the inbound-i blog: Inbound Marketing Information, Ideas & Intelligence

Ads and Graphics vs Content: Google Says Content Wins

Posted by Ellie Becker on Thu, Feb 23, 2012 @ 21:02 PM

Google - Content vs GraphicsHere’s the latest message from Google: If you want to rank well in search results, don’t create barriers of graphics and ads between the top of your web page and your content.

In an effort to get searchers to what they’re looking for, Google has changed its algorithm to assess how difficult you’re making it for them to get there.

The algorithm change is in response to users’ complaints that they land on a page and can’t find what they want. Whether they’re obscured from the desired information by lots of ads, or because the page has tons of graphics you have to scroll past to get to the info doesn’t really matter.

If your graphics are obscuring useful information, you’re not going to rank well in search engine results. In other words, you won’t get found.

Regularly I’m doing research for clients to determine how they can leap frog their competition. Regularly I’m seeing pages that are totally graphics and the little information that exists is contained in a graphical image that can’t necessarily be read by search engines. More times than not these images don’t contain alt tags – the source code that tells Google what an image is about (Google doesn’t recognize images – only text.)

Part of what Google is focused on is what appears ‘above the fold’ and what appears ‘below the fold’. This language reverts to newspaper jargon. If you take the New York Times and fold it midway between top of page and bottom of page, everything in the top half is ‘above the fold’.  The bottom half is ‘below the fold’. In print newspapers, the most important stories were closest to the top of the page, heralded by headlines that explained what the story was about – and why it was important to the reader.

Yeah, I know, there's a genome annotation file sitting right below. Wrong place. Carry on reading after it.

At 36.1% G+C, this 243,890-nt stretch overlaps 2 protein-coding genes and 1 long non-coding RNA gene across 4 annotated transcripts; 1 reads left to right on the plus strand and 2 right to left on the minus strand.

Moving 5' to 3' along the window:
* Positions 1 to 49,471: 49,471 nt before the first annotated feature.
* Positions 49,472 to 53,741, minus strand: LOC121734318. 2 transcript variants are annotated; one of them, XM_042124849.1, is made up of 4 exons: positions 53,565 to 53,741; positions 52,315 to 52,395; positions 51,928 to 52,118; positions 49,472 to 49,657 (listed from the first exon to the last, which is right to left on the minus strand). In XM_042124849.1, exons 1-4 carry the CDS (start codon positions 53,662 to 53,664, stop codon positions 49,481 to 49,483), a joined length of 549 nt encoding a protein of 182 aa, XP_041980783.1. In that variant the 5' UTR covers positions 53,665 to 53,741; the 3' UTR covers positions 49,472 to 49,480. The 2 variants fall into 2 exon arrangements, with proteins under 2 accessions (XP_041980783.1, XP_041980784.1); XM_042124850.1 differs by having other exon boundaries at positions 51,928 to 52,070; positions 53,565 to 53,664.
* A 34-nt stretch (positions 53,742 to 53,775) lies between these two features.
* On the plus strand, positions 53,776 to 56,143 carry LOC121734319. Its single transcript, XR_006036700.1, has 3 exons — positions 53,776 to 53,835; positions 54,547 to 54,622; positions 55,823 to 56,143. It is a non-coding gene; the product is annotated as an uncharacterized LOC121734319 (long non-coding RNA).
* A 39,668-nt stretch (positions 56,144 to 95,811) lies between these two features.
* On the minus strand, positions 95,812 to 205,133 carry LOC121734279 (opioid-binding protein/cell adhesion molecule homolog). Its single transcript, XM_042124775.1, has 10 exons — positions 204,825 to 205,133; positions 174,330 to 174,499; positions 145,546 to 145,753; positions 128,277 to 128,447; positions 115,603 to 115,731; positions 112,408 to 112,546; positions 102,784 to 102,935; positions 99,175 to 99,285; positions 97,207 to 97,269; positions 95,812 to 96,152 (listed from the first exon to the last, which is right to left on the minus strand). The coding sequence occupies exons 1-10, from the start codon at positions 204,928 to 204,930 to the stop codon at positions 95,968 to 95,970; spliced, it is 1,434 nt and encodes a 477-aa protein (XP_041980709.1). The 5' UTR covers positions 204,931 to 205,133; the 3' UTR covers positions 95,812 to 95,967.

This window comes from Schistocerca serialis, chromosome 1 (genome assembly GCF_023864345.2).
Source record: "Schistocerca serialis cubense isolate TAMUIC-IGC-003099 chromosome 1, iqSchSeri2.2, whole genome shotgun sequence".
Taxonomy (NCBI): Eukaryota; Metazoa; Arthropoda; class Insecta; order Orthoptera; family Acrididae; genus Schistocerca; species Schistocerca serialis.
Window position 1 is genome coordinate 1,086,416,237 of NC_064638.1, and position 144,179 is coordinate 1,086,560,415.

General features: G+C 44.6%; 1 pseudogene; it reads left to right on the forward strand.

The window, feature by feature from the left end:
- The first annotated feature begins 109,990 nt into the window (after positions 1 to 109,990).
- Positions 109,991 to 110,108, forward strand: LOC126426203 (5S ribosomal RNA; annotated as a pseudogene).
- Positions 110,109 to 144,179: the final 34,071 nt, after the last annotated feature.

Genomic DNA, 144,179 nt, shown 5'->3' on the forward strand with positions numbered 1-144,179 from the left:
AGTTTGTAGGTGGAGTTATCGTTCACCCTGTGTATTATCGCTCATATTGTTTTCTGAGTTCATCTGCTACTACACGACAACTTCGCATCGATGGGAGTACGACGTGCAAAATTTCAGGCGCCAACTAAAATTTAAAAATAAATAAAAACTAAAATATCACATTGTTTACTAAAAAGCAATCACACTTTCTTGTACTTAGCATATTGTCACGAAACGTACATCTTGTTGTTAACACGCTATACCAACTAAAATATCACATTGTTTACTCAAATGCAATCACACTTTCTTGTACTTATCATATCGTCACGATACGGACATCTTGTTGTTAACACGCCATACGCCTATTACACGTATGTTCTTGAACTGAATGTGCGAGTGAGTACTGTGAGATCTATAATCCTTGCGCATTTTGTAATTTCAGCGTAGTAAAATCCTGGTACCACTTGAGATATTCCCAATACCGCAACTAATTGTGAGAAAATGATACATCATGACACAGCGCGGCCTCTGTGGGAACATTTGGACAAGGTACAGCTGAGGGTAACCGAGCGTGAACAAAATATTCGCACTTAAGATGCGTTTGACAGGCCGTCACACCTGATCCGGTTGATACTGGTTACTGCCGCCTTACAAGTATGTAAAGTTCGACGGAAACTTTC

Google takes a similar approach. It wants the info that tells what a page is about at the top. If the page is divided into more than one column, Google wants a dominant column with a keyword laden headline that establishes the informational focus of the page.

Best is to put the key concepts of the page across the top – above the fold -- and other info below the fold. The ‘below the fold’ info can be divided into columns and it’s great if you can optimize a below the fold column for a keyword.

Given Google’s new interest in page design, it’s imperative for graphic design and SEO to coordinate and collaborate. This may take some doing, but it’s evidence of how Web 2.0 is compelling us to break down marketing silos.


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Topics: Google Algorithm, Web design, Graphic Design, SEO, Google+, E.R. Becker Company

Outside-the-Box Ideas for Holiday Marketing Online

Posted by Ellie Becker on Mon, Nov 28, 2011 @ 19:11 PM

Out of the Box Online Marketing Ideas

Three times today I read information about inbound and online marketing strategies that had me saying, “Oh that’s a great idea!” So I thought I’d share them with you.

  1. As a Lord & Taylor customer I get their marketing emails. Today – Cyber-Monday – they took the opportunity to send a communication extending 25% online discounts to in-store purchases. What a good idea. As the media focuses people on the supposedly biggest online shopping day of the holiday season and the year, Lord & Taylor took the opportunity to reward their bricks and mortar customers for leaving their homes and offices and coming into the store. Chances are it’s a good day to do that, possibly with lower in-store traffic. Rewarding all customers for their purchases today sounds like a smart thing to do.
  2. I subscribe to an SEO software service called Keyword Spy and get their marketing emails, too. Today, their email cracked me up and underscored a great and underutilized keyword marketing strategy. Here’s the subject line of the email: Big Profets frum Bad Spellingg (and pooor typign too!) :)  The gist of the email was that in optimizing our websites and content we tend to go for properly spelled keywords. But there are millions of keyword searches using misspellings and including typos. If we’re not spelling snobs – which I definitely tend to be as a writer – we have big opportunities to attract the bad spellers and bad typists who can and will still buy our products and services. What a good idea!
  3. Google is starting to insert paid ads in new places like local maps. Savvy marketers are buying subsidized ads that make their little push-pins in the map stand out from all the rest and invite a click. Another even savvier marketer bid on his own branded keyword so that his ad for free online shipping popped up in the same ad bubble that announced a special promotion at his bricks-and-mortar store. A good idea that let him cover online and offline bases in a local map search engine result.


What good outside-the-box ideas are you using in your holiday online marketing?

If you'd like more good ideas for marketing online, download our free Ebook.

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Topics: Inbound Marketing, Online Marketing, SEO, Cyber Monday, Google Maps, Keyword Spy

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